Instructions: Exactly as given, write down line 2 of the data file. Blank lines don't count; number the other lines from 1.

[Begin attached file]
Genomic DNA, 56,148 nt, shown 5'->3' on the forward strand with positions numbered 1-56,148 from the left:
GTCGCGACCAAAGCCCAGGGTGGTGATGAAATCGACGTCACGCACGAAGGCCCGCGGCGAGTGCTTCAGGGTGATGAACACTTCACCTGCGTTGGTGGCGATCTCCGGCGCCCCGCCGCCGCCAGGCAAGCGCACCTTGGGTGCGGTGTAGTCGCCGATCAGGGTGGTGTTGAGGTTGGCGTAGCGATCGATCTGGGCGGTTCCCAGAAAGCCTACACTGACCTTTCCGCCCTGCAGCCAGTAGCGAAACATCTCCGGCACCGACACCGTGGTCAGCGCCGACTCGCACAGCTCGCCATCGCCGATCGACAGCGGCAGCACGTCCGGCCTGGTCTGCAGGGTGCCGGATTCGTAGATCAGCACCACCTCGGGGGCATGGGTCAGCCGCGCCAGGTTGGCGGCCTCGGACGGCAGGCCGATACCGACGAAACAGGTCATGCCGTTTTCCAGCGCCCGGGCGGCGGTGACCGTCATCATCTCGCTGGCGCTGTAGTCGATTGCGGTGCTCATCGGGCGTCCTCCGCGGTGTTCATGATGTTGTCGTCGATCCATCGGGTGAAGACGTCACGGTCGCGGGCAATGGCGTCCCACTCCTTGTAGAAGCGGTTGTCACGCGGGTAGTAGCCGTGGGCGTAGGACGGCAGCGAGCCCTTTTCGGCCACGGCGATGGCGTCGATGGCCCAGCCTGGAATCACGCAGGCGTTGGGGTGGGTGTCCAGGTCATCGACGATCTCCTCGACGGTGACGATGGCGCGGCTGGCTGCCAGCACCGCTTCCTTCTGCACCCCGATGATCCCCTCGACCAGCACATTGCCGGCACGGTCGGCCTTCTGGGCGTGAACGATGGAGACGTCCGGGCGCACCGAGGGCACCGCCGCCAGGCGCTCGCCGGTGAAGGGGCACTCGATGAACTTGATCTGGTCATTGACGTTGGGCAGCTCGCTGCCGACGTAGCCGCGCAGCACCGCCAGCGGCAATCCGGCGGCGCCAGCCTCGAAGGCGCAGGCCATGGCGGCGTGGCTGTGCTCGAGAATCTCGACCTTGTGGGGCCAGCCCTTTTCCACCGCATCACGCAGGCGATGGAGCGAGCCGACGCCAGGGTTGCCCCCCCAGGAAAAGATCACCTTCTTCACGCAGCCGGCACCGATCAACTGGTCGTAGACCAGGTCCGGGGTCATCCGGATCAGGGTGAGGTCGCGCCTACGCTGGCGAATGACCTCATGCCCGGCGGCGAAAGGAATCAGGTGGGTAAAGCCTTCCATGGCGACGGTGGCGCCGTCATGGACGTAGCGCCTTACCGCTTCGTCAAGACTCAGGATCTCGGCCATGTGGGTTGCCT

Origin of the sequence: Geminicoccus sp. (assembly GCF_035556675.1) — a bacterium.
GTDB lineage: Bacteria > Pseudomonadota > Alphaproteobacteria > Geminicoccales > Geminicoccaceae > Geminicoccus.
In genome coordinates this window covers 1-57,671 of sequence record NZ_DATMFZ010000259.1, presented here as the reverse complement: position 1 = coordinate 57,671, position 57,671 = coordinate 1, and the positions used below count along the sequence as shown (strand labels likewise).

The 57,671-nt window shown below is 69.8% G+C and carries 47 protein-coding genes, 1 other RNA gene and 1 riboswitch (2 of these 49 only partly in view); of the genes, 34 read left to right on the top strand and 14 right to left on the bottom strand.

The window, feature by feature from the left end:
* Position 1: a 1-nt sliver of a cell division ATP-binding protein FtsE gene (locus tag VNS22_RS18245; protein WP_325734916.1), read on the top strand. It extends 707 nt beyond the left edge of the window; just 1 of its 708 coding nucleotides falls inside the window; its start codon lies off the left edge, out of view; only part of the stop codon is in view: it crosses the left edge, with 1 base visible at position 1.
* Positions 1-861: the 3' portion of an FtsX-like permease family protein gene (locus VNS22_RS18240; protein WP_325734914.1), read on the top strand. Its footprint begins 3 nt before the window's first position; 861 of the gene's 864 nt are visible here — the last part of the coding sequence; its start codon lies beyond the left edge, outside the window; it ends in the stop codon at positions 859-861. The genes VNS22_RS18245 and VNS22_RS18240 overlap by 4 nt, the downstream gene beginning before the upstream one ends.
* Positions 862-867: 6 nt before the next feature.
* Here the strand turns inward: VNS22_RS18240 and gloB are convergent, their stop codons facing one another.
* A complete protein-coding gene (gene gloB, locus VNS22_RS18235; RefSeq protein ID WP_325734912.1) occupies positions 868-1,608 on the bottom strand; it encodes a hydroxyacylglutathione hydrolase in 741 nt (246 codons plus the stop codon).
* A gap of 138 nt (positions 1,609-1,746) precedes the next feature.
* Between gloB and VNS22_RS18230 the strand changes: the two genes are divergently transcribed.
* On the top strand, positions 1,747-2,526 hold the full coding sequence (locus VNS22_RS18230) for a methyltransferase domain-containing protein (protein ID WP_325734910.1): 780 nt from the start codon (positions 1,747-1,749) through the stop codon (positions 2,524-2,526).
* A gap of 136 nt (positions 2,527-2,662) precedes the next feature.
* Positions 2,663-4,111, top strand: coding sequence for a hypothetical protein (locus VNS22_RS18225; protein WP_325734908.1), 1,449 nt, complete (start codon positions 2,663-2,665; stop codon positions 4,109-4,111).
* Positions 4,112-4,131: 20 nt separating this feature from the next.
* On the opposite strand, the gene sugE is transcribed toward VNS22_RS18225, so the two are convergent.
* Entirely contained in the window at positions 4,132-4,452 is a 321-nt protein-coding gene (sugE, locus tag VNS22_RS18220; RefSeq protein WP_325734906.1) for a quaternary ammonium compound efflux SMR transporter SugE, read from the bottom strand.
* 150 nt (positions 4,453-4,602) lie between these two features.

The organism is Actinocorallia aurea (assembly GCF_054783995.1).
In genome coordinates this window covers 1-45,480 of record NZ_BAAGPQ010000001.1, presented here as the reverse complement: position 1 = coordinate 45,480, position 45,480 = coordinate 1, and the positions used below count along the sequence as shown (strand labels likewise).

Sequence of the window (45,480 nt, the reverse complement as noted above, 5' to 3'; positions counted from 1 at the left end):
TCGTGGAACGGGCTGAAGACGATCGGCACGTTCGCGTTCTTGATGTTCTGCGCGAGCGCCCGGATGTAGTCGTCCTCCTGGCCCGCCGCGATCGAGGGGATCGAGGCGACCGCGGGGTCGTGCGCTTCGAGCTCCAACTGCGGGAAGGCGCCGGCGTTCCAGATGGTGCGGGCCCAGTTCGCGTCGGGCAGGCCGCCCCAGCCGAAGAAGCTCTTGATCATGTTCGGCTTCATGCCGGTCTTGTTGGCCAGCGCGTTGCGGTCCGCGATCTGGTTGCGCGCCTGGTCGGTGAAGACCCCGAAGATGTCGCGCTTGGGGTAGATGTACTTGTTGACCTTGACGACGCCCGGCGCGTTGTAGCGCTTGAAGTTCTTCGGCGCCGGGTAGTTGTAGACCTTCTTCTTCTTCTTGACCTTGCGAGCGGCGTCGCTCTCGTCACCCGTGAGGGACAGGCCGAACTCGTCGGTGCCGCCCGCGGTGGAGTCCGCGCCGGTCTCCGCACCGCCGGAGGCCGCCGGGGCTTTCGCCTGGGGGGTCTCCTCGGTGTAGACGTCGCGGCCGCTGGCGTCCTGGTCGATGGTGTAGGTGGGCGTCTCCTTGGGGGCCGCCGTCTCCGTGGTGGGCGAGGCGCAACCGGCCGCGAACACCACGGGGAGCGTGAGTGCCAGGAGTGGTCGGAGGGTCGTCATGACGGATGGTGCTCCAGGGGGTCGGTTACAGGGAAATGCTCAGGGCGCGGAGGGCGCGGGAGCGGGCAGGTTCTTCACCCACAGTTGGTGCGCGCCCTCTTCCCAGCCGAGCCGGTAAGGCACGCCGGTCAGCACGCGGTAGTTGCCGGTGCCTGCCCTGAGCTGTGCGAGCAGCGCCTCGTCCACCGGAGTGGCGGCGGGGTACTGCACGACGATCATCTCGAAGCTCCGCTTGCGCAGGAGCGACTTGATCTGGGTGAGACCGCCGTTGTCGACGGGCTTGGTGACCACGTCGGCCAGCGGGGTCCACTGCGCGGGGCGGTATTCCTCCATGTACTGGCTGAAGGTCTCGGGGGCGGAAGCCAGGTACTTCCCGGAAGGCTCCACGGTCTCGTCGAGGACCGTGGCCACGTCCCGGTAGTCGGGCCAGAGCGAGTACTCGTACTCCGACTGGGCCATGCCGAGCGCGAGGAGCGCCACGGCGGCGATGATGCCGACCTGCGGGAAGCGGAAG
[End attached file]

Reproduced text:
GTCGCGACCAAAGCCCAGGGTGGTGATGAAATCGACGTCACGCACGAAGGCCCGCGGCGAGTGCTTCAGGGTGATGAACACTTCACCTGCGTTGGTGGCGATCTCCGGCGCCCCGCCGCCGCCAGGCAAGCGCACCTTGGGTGCGGTGTAGTCGCCGATCAGGGTGGTGTTGAGGTTGGCGTAGCGATCGATCTGGGCGGTTCCCAGAAAGCCTACACTGACCTTTCCGCCCTGCAGCCAGTAGCGAAACATCTCCGGCACCGACACCGTGGTCAGCGCCGACTCGCACAGCTCGCCATCGCCGATCGACAGCGGCAGCACGTCCGGCCTGGTCTGCAGGGTGCCGGATTCGTAGATCAGCACCACCTCGGGGGCATGGGTCAGCCGCGCCAGGTTGGCGGCCTCGGACGGCAGGCCGATACCGACGAAACAGGTCATGCCGTTTTCCAGCGCCCGGGCGGCGGTGACCGTCATCATCTCGCTGGCGCTGTAGTCGATTGCGGTGCTCATCGGGCGTCCTCCGCGGTGTTCATGATGTTGTCGTCGATCCATCGGGTGAAGACGTCACGGTCGCGGGCAATGGCGTCCCACTCCTTGTAGAAGCGGTTGTCACGCGGGTAGTAGCCGTGGGCGTAGGACGGCAGCGAGCCCTTTTCGGCCACGGCGATGGCGTCGATGGCCCAGCCTGGAATCACGCAGGCGTTGGGGTGGGTGTCCAGGTCATCGACGATCTCCTCGACGGTGACGATGGCGCGGCTGGCTGCCAGCACCGCTTCCTTCTGCACCCCGATGATCCCCTCGACCAGCACATTGCCGGCACGGTCGGCCTTCTGGGCGTGAACGATGGAGACGTCCGGGCGCACCGAGGGCACCGCCGCCAGGCGCTCGCCGGTGAAGGGGCACTCGATGAACTTGATCTGGTCATTGACGTTGGGCAGCTCGCTGCCGACGTAGCCGCGCAGCACCGCCAGCGGCAATCCGGCGGCGCCAGCCTCGAAGGCGCAGGCCATGGCGGCGTGGCTGTGCTCGAGAATCTCGACCTTGTGGGGCCAGCCCTTTTCCACCGCATCACGCAGGCGATGGAGCGAGCCGACGCCAGGGTTGCCCCCCCAGGAAAAGATCACCTTCTTCACGCAGCCGGCACCGATCAACTGGTCGTAGACCAGGTCCGGGGTCATCCGGATCAGGGTGAGGTCGCGCCTACGCTGGCGAATGACCTCATGCCCGGCGGCGAAAGGAATCAGGTGGGTAAAGCCTTCCATGGCGACGGTGGCGCCGTCATGGACGTAGCGCCTTACCGCTTCGTCAAGACTCAGGATCTCGGCCATGTGGGTTGCCT